Nine of the 41 classrooms are restricted or are laboratories, and thus not part of the common pool available for scheduling by the registrar.Again, the failure to identify which classrooms these are makes it hard to know what he’s talking about, but none of the classrooms in our new analysis is a lab (again, with one partial exception). All (with two minor exceptions) are assigned by the Registrar.
But note the irrelevance of the “scheduled by the Registrar” claim. If a particular classroom is scheduled by a particular department, that department should have the option of using it for a class that might otherwise meet at 8:00 a.m. An empty classroom is an empty classroom. Also, there will be no increase in classrooms controlled by departments this fall. So why won’t what has worked this spring work in the fall too?
Allow faculty to express preferences with regard to the type of classroom they need, given their chosen teaching pedagogy. This involves not only smart classroom requests, but needs for certain room formats, such as movable desks/tables and chairs, etc.Likewise:
Give college faculty some priority in the assignment of classrooms in their building (e.g., business courses get scheduled first in all of the classrooms in their building, then other courses are filled-in for the remaining times).It’s interesting that the Registrar is willing to accommodate faculty desires for movable chairs, or to teach in their own building but not desires to avoid 8:00 a.m. classes.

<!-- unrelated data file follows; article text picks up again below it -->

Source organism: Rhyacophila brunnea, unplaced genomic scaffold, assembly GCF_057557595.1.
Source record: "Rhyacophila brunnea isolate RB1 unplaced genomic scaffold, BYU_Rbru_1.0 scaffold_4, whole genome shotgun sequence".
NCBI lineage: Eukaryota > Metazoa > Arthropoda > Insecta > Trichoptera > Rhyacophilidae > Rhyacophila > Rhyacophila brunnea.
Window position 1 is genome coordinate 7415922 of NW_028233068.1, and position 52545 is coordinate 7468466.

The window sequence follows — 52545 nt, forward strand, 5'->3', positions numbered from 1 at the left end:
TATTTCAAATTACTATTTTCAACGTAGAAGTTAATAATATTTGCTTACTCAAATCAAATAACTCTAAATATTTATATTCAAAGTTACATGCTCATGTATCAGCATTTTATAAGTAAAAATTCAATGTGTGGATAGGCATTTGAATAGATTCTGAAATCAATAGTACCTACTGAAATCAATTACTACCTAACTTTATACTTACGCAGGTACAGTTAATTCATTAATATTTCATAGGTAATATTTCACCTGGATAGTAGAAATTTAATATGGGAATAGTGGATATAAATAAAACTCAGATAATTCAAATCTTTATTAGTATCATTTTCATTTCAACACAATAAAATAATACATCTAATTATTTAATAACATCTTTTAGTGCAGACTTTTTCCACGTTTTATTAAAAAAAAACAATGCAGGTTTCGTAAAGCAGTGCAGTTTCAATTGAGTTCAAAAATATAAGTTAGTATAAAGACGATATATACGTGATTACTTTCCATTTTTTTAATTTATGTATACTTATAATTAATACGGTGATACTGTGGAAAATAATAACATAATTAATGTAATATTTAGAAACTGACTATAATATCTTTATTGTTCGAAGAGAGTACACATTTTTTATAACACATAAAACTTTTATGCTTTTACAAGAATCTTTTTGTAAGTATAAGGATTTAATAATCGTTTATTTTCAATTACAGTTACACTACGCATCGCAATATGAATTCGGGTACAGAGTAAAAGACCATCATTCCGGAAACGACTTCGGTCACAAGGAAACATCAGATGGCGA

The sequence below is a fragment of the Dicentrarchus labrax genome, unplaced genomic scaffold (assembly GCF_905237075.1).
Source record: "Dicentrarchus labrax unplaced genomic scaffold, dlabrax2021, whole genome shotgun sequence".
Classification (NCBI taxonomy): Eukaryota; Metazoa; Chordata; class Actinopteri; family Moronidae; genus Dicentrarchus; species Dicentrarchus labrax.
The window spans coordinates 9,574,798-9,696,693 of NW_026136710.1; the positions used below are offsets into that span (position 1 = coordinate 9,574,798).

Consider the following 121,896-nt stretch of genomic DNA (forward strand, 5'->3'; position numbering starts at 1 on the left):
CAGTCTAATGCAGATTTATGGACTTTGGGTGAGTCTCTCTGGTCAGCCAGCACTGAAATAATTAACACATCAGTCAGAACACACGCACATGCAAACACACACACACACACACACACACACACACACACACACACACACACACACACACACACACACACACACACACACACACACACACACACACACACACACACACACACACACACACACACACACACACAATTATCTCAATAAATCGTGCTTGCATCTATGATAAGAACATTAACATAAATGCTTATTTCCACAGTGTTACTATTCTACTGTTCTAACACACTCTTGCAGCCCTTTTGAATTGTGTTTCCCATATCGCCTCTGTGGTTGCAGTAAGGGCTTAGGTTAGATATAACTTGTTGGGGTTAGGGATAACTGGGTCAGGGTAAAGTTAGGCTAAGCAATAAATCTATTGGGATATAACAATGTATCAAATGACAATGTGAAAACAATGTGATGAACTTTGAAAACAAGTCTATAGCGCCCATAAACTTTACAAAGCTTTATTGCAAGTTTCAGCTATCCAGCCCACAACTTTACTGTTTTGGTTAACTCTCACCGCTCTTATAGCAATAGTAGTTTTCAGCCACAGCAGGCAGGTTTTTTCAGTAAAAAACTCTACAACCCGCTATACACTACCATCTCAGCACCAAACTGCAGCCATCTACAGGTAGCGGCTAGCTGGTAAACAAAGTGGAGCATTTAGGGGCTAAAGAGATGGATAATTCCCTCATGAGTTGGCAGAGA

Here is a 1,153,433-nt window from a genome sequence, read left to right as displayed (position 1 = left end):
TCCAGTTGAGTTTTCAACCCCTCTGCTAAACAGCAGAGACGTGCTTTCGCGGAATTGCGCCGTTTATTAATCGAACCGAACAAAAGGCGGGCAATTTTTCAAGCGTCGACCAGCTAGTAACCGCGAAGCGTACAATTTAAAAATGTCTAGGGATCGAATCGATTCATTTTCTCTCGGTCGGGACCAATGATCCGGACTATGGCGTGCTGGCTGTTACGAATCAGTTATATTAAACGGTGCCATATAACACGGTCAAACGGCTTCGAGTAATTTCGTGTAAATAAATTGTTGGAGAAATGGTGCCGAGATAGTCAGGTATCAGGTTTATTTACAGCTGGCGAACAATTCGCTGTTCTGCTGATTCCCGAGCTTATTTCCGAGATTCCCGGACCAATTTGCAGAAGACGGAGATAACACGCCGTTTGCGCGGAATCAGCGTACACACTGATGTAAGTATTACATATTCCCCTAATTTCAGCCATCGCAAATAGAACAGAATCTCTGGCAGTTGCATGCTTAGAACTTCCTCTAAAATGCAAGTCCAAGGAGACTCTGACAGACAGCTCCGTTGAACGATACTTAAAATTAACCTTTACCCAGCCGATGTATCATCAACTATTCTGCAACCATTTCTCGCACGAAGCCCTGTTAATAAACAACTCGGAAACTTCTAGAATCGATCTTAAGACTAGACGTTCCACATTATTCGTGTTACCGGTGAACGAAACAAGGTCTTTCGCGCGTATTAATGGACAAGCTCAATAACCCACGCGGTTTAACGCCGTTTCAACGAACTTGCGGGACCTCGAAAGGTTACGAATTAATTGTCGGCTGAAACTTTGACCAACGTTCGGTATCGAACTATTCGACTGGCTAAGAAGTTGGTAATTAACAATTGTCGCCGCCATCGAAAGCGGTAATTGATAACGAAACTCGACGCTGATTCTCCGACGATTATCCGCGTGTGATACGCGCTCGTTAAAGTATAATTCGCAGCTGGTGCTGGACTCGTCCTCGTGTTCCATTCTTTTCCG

Perhaps faculty who want movable chairs or especially want to teach in their own buildings should be given the option of having what they want during an 8:00 a.m class, or a bit less than they want some other time. But in fact, there is no shortage of rooms in any of the buildings in our survey, and no shortage of rooms with movable chairs.
Twelve of the 41 are in fact being used, having a course scheduled or a discussion/quiz section at least one day per week.In the first place, this is untrue – or at least irrelevant since our new analysis shows numerous classrooms available all week.
But note the bizarre logic here. A discussion or quiz section is allowed to be scheduled one day a week, pushing a class that meets three (or two) times a week to 8:00 a.m.! Why not put the discussion/quiz section at 8:00 a.m.? In reality, of course, there are plenty of classrooms available at later hours.
Finally, we have this: